-Susan Richardson


He didn’t consider his work to be art
as he sculpted rock with hydraulic skill.
Modern art left him cold, and he wasn’t
a fan of Rembrandt either.
His tunnels, like temples and catacombs,
remain; the walls scarred by centuries
of marks chiselled, hacked and drilled

that may, in some distant future time,
be discovered and pored over
by the archaeologists of the day.
Who will analyse these historic sites
and discuss the meaning of the words

Dave is a wanker

carved in the wooden column.

-Tim Fellows

Haiku on That Child’s Hand

(Inspired by Jane Cornwell’s 21st Painting)

the cloud rubbed light on the furry rug

her hand opens in her sleep
and closes again

-Kushal Poddar

Inspired by the images by Jane Cornwell and John Law

What Will Be

This small, soft hand, bath-cleaned
of sticky treats and all the business of a summer day–
mud-castle building, caterpillar catching, and treasure digging.

Like Daddy, as his pretend pick strikes the dirt.

And her heart lurched,
fluttered a canary-winged warning.
Not my son,
his cheeks sun-glowed, his nose freckled,
his deposition sunny,
not life-etched grey with
coal-tattooed lungs that rattled–
no more,

the darkness, dirt, and danger,
not for my son, the estranging underground life.
He will hear the blackbird sing,
and in the dappled light, he’ll dream.

-Merril D Smith

hold your hand open

hold your hand open
palm up
luck and starlight and magic will fall
while you sleep

hold your hand open
as you continue to grow
hold your heart open
as you continue to grow

-Simon Williams


In a narrow passage a mirror drills
for a familiar face that looks back
at itself and found says I am younger still
than that. It fails to see the inner fact

of glass so it drills more into us as we stare.
Mirror dust in our lungs makes each full breath
difficult. Mirrors fuel the world’s where
mirror dust endangers our health.

Mirror longs to be polished so it sees
clearly. A child’s hand splats play food smudges
Mirrors lens so it strains, barely perceives
half or parts of things based on half hunches.

Brain reconstructs gaps, makes shapes and colours.
Our past of might have beens and recovers.

-Paul Brookes

Bios and Links

-John Law

“Am 68. Live in Mexborough. Retired teacher. Artist; musician; poet. Recently included in ‘Viral Verses’ poetry volume. Married. 2 kids; 3 grandkids.”

-Jane Cornwell

likes drawing and painting children, animals, landscapes and food. She specialises in watercolour, mixed media, coloured pencil, lino cut and print, textile design. Jane can help you out with adobe indesign for your layout needs, photoshop and adobe illustrator. She graduated with a ba(hons) design from Glasgow School of art, age 20.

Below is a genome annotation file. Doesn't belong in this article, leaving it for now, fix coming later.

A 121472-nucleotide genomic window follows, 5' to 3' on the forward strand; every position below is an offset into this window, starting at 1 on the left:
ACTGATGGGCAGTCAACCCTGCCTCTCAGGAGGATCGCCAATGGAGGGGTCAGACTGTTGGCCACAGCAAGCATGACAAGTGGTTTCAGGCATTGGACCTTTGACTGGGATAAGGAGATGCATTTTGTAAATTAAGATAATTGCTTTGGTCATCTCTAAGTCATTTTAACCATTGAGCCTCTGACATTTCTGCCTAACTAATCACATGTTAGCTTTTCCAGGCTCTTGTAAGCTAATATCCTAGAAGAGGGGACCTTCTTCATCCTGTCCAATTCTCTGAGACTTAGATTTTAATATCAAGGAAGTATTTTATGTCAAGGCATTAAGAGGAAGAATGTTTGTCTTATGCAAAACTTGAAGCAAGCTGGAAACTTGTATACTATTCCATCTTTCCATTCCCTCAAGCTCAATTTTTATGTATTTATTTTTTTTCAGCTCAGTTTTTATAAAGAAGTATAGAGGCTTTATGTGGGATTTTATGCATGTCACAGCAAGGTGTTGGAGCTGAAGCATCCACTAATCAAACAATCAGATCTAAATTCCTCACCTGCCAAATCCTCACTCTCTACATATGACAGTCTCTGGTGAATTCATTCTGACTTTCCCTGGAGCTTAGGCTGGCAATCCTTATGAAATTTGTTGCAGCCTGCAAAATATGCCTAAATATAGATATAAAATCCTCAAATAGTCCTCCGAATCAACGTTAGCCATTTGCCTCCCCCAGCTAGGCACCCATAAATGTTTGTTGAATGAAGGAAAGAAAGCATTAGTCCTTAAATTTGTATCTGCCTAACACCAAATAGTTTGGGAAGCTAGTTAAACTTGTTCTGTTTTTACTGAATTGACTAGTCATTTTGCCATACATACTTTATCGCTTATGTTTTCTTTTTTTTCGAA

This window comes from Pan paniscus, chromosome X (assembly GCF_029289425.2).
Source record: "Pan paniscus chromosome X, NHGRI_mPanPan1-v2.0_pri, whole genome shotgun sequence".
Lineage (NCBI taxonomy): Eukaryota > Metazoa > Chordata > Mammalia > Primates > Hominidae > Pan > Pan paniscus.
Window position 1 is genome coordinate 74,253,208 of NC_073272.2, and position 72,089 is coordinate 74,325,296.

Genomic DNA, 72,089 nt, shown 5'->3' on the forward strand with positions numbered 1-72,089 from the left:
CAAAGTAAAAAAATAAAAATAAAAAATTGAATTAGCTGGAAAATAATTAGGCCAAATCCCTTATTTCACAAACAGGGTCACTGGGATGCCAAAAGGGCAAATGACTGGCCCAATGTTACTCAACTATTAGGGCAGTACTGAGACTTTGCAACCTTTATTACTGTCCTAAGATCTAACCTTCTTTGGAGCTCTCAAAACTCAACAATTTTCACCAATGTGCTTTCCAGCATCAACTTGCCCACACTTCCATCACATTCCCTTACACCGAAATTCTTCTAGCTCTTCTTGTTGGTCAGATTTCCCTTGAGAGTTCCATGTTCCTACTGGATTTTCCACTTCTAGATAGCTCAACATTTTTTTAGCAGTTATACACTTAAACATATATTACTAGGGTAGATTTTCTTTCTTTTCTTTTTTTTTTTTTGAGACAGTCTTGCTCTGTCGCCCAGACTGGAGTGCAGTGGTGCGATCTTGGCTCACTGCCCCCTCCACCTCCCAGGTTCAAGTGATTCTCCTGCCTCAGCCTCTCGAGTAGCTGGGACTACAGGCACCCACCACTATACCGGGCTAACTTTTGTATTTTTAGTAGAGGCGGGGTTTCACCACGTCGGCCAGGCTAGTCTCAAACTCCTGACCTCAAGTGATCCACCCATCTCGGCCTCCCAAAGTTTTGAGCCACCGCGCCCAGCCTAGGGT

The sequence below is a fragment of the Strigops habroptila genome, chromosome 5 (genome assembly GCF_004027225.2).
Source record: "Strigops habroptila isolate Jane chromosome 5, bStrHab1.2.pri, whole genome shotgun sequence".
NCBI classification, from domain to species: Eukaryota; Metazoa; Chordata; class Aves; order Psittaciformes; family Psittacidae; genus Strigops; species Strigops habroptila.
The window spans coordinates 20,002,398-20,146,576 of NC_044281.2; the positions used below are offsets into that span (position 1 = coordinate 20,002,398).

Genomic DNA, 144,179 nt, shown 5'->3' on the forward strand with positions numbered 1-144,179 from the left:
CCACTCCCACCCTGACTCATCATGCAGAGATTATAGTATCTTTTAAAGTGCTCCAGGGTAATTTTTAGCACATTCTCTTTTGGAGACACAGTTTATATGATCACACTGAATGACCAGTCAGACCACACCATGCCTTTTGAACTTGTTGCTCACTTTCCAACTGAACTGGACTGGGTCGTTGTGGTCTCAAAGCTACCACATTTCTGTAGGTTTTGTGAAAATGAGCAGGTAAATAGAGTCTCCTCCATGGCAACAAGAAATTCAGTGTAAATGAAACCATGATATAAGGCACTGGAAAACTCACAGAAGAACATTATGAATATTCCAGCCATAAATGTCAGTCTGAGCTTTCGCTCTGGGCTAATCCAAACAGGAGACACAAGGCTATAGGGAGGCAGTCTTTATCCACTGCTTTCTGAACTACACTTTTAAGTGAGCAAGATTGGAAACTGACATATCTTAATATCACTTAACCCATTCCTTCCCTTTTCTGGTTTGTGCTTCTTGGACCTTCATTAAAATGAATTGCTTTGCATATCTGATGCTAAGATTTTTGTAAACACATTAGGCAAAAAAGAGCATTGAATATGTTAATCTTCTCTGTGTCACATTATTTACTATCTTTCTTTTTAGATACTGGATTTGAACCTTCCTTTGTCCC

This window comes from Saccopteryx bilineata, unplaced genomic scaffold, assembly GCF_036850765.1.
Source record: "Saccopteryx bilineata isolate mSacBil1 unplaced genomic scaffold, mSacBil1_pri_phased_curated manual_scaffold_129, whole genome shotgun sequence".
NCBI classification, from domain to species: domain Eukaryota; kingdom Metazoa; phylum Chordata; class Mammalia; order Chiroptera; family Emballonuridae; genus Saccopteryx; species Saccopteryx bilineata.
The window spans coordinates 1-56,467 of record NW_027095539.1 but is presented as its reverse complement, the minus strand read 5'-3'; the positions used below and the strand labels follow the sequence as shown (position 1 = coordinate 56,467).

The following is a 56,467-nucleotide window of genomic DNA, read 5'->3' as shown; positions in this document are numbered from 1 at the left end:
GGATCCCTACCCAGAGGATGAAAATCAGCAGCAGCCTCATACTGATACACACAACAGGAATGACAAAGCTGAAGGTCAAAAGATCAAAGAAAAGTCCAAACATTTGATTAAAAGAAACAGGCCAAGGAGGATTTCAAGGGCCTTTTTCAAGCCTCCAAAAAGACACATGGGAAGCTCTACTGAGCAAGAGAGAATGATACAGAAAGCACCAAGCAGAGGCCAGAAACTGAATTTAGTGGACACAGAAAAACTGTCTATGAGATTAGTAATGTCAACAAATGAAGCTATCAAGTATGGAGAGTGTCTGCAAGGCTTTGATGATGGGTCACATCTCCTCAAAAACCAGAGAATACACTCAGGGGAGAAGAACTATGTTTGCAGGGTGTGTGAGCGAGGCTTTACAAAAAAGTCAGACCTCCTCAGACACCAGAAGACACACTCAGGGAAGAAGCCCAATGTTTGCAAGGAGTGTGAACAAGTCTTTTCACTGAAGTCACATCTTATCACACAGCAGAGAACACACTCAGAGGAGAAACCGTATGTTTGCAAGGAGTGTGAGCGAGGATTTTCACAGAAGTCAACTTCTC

She has exhibited with the rsw at the national gallery of scotland, SSA, Knock Castle Gallery, Glasgow Group, Paisley Art Institute, MacMillan Exhibition at Bonhams, Edinburgh, The House For An Art Lover, Pittenweem Arts Festival, Compass Gallery, The Revive Show, East Linton Art Exhibition and Strathkelvin Annual Art Exhibition.

Her website is:

-Kerfe Roig

A resident of New York City, Kerfe Roig enjoys transforming words and images into something new.  Her poetry and art have been featured online by Right Hand Pointing, Silver Birch Press, Yellow Chair Review, The song is…, Pure Haiku, Visual Verse, The Light Ekphrastic, Scribe Base, The Zen Space, and The Wild Word, and published in Ella@100, Incandescent Mind, Pea River Journal, Fiction International: Fool, Noctua Review, The Raw Art Review, and several Nature Inspired anthologies. Follow her explorations on her blogs,  (which she does with her friend Nina), and, and see more of her work on her website

-Tim Fellows

 is a poet and writer from Chesterfield whose poetry is heavily influenced by his background in the Derbyshire coalfields – family, mining, politics, and that mix of industry and countryside that so many mining areas had. People can email me at for a copy of the pamphlet or visit for recent poems

-Jayaprakash Satyamurthy

is a writer based in Bangalore, India. His books include the novella Strength Of Water (2019) and the poetry collection Broken Cup (2020). He used to write horror, but now it’s anyone’s guess. 

-Anjum Wasim Dar

Born in Srinagar (Indian Occupied )Kashmir,Migrant Pakistani.Educated at St Anne’s Presentation Convent Rawalpindi. MA in English MA in History ( Ancient Indo-Pak Elective) CPE Cert.of Proficiency in English Cambridge UK. -Dip.TEFL AIOU Open Uni. Islamabad Pakistan.Writing poems articles and stories since 1980.Published Poet.Awarded Poet of Merit Bronze Medal 2000 USA .Worked as Creative Writer Teacher Trainer. Educational Consultant by Profession.Published http://Poet.Author of 3 Adventure Novels (Series) 7 Times Winner NANOWRIMO 2011- 2019.